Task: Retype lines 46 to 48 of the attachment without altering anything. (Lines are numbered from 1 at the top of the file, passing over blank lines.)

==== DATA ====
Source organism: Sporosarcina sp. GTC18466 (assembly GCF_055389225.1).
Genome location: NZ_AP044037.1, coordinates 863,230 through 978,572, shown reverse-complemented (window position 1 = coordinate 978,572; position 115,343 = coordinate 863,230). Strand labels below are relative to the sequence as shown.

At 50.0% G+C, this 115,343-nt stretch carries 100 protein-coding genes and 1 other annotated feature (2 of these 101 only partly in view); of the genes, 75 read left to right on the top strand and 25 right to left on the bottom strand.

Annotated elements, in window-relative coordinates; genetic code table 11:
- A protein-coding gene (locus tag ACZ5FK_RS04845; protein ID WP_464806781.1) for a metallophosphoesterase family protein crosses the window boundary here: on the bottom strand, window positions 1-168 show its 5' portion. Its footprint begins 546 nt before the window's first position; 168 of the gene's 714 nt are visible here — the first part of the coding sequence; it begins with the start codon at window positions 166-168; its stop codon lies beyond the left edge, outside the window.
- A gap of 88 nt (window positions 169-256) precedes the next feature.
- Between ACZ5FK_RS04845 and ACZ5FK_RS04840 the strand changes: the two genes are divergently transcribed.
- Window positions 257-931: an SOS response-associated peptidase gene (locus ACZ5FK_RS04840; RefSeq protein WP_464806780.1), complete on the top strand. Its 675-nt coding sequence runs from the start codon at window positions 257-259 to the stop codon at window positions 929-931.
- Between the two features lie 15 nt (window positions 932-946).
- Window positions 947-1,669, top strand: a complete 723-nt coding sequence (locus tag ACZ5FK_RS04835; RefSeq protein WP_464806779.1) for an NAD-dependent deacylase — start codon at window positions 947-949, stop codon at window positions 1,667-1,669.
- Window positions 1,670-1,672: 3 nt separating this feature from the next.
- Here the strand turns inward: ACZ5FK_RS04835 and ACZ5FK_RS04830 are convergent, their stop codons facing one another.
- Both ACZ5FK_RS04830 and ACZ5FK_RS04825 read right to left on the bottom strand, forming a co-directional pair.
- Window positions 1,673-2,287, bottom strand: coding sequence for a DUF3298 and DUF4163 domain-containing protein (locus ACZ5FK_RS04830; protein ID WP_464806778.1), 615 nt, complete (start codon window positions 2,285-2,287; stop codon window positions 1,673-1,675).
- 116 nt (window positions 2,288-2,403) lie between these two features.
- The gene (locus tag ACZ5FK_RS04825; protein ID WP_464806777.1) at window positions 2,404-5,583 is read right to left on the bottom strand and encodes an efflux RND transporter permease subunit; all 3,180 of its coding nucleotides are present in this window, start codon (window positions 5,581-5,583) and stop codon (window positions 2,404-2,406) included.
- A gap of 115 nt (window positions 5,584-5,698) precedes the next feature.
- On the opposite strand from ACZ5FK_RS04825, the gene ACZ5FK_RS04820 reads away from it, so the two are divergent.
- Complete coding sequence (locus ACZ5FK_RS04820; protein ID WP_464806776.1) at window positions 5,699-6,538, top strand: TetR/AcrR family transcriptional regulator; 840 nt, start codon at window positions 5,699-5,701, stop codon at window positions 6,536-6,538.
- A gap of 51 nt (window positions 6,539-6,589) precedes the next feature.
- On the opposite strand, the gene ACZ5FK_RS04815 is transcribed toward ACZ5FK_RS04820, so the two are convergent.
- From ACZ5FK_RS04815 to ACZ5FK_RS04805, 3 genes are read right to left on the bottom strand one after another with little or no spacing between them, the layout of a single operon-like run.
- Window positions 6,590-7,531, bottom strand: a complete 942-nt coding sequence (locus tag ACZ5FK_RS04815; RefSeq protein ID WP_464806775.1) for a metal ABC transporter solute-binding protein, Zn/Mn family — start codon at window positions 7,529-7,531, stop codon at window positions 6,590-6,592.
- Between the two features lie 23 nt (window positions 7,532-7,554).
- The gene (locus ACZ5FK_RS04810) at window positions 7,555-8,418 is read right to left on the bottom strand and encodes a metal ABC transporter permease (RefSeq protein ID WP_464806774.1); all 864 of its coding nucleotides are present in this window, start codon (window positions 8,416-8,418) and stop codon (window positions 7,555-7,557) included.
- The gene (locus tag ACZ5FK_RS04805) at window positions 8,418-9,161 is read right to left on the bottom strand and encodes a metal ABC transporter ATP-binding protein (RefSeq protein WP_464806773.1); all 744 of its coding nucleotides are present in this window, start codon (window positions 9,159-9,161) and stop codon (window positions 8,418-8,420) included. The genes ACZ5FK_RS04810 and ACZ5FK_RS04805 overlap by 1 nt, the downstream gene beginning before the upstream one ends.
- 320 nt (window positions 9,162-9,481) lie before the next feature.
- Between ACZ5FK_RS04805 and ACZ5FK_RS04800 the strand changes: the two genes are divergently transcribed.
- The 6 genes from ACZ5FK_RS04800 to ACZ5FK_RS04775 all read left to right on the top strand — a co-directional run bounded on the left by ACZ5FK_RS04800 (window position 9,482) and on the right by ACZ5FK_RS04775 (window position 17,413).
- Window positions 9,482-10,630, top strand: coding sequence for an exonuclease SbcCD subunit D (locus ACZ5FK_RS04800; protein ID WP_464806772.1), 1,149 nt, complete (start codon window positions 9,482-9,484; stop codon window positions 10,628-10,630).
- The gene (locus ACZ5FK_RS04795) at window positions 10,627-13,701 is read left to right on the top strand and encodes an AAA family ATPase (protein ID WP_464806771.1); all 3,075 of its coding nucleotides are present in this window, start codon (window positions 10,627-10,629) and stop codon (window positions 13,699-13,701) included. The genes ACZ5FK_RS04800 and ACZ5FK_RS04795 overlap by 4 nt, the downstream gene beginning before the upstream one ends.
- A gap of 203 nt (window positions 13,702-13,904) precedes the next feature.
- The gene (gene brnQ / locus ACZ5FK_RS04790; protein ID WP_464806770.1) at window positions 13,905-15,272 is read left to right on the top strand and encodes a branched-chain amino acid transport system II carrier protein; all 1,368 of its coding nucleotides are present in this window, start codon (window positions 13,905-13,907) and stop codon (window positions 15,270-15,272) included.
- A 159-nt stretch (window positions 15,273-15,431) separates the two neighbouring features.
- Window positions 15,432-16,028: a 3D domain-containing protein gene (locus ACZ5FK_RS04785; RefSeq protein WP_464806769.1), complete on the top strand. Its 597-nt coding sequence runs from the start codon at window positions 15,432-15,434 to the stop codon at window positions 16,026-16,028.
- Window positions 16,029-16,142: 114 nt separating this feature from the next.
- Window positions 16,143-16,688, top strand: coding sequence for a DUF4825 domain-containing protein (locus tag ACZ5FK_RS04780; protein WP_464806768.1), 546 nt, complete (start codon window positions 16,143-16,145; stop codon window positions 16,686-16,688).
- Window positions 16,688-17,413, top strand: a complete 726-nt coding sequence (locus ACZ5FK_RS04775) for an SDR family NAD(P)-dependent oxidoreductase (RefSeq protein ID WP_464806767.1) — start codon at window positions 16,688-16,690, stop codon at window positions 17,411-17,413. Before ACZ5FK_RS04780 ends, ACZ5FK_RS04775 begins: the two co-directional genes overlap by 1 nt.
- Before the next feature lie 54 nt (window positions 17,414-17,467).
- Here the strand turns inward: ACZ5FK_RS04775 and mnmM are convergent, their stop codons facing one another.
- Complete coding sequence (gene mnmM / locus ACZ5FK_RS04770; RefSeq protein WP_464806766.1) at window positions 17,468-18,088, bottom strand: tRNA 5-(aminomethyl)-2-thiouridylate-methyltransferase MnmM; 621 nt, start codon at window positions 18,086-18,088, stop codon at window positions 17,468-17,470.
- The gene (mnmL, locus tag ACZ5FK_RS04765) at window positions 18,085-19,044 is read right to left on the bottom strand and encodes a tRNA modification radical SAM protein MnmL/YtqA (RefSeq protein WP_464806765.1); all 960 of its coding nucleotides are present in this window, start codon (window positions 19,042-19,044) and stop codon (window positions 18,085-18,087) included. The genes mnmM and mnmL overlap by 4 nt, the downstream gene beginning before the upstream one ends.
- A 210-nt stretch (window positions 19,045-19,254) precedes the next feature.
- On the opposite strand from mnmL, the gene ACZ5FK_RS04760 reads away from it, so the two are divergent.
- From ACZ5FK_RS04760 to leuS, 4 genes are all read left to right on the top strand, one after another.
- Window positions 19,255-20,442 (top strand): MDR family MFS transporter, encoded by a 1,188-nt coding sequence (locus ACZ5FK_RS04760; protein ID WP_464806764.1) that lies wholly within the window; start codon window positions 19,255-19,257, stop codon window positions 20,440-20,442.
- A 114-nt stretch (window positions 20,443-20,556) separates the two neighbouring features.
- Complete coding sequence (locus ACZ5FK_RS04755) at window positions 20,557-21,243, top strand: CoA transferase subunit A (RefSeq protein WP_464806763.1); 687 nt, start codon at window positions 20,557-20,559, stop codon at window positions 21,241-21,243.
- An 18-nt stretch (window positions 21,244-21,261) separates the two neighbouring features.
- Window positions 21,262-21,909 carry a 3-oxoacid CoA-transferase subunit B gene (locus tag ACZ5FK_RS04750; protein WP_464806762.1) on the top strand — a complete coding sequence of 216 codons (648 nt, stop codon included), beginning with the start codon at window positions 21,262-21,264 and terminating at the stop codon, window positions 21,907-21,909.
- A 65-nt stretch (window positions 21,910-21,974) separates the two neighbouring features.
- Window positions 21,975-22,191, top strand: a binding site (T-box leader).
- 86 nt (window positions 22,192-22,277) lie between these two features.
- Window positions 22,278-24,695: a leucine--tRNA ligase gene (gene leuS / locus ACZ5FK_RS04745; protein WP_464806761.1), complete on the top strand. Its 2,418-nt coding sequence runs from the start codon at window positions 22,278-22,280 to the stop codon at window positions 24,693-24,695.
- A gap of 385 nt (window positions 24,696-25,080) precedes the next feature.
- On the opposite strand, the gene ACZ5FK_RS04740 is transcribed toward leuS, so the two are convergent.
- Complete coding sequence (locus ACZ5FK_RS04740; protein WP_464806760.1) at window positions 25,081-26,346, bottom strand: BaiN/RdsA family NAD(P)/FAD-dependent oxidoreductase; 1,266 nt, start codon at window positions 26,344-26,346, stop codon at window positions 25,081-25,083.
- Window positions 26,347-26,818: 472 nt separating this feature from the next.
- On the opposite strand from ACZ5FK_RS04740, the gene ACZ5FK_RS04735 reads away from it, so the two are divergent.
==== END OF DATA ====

- Window positions 19,255-20,442 (top strand): MDR family MFS transporter, encoded by a 1,188-nt coding sequence (locus ACZ5FK_RS04760; protein ID WP_464806764.1) that lies wholly within the window; start codon window positions 19,255-19,257, stop codon window positions 20,440-20,442.
- A 114-nt stretch (window positions 20,443-20,556) separates the two neighbouring features.
- Complete coding sequence (locus ACZ5FK_RS04755) at window positions 20,557-21,243, top strand: CoA transferase subunit A (RefSeq protein WP_464806763.1); 687 nt, start codon at window positions 20,557-20,559, stop codon at window positions 21,241-21,243.